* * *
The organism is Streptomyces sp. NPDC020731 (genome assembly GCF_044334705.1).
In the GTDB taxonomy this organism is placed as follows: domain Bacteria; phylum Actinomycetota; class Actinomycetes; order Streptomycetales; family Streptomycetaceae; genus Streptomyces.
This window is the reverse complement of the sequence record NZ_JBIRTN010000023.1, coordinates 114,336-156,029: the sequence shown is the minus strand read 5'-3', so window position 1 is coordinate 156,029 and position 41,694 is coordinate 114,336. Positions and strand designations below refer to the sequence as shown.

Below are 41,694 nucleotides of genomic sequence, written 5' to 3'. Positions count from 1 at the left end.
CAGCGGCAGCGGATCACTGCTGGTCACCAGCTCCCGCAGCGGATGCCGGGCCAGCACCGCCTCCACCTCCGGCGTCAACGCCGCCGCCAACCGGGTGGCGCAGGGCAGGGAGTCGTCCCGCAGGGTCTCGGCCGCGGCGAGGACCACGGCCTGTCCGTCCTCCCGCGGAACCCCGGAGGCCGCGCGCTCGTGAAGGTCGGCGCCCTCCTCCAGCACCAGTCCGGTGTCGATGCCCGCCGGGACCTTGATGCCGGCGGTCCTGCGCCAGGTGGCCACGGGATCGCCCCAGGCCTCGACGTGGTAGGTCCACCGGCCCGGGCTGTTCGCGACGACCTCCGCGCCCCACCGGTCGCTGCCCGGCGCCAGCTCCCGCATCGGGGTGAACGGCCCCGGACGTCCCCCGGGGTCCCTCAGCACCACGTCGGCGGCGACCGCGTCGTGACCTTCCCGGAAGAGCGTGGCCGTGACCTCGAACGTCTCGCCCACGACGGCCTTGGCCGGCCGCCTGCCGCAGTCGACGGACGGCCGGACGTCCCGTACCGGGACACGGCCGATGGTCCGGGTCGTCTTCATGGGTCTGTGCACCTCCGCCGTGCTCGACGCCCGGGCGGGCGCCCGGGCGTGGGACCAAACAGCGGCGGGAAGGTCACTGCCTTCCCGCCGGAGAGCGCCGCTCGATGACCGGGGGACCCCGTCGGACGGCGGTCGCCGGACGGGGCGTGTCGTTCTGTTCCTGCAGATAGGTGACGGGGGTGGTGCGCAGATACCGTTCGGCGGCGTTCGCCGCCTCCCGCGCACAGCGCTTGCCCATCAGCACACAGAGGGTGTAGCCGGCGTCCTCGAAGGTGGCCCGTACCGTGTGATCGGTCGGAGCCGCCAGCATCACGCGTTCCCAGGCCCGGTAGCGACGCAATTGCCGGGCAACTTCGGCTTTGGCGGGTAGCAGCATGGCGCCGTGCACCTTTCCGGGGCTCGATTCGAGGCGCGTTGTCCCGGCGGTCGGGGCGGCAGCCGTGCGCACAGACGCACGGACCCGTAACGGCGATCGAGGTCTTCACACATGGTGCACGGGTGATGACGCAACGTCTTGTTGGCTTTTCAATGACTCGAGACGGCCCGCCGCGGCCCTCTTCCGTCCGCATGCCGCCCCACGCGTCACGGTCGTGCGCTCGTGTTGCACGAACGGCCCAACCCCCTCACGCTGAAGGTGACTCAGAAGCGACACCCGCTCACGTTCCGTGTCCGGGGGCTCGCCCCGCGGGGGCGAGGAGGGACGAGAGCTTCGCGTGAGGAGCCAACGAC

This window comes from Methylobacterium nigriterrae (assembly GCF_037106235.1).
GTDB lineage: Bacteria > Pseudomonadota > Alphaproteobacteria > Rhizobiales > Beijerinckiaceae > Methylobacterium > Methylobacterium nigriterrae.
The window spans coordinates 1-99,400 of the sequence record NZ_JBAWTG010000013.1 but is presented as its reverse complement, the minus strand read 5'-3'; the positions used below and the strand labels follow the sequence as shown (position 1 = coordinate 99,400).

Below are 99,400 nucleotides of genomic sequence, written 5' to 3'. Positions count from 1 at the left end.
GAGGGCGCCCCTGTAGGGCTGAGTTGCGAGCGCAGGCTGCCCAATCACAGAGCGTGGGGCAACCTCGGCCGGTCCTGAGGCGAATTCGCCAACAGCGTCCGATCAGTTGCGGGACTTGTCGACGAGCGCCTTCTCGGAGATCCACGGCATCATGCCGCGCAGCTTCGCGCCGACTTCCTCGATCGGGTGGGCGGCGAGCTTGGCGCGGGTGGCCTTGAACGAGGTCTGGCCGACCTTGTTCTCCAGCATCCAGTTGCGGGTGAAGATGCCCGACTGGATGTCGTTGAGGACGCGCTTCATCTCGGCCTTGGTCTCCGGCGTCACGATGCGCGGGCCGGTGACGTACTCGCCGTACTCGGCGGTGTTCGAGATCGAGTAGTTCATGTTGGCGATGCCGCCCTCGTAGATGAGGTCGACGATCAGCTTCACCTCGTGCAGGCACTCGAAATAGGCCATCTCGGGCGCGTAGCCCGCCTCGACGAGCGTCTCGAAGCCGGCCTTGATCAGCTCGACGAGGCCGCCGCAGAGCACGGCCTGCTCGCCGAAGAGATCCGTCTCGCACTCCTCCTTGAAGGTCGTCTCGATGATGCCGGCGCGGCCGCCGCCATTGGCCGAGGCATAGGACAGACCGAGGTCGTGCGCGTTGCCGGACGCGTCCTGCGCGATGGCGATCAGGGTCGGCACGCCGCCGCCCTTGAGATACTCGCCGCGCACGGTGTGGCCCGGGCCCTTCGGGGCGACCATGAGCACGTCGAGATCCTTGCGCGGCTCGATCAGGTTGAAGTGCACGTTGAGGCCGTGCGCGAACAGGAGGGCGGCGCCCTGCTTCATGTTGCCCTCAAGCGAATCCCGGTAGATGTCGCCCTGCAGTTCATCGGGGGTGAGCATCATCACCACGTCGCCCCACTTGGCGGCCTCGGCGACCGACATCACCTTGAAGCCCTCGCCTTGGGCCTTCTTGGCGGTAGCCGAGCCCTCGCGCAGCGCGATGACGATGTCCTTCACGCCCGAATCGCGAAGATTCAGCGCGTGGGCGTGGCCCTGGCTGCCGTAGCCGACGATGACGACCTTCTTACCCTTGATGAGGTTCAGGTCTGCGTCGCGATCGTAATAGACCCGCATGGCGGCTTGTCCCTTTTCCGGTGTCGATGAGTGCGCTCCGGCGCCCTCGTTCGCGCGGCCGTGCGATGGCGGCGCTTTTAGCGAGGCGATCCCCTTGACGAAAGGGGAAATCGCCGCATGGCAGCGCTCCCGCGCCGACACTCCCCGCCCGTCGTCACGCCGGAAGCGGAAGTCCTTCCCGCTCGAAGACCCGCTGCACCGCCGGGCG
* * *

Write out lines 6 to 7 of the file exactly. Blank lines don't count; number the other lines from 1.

This window comes from Methylobacterium nigriterrae (assembly GCF_037106235.1).
GTDB lineage: Bacteria > Pseudomonadota > Alphaproteobacteria > Rhizobiales > Beijerinckiaceae > Methylobacterium > Methylobacterium nigriterrae.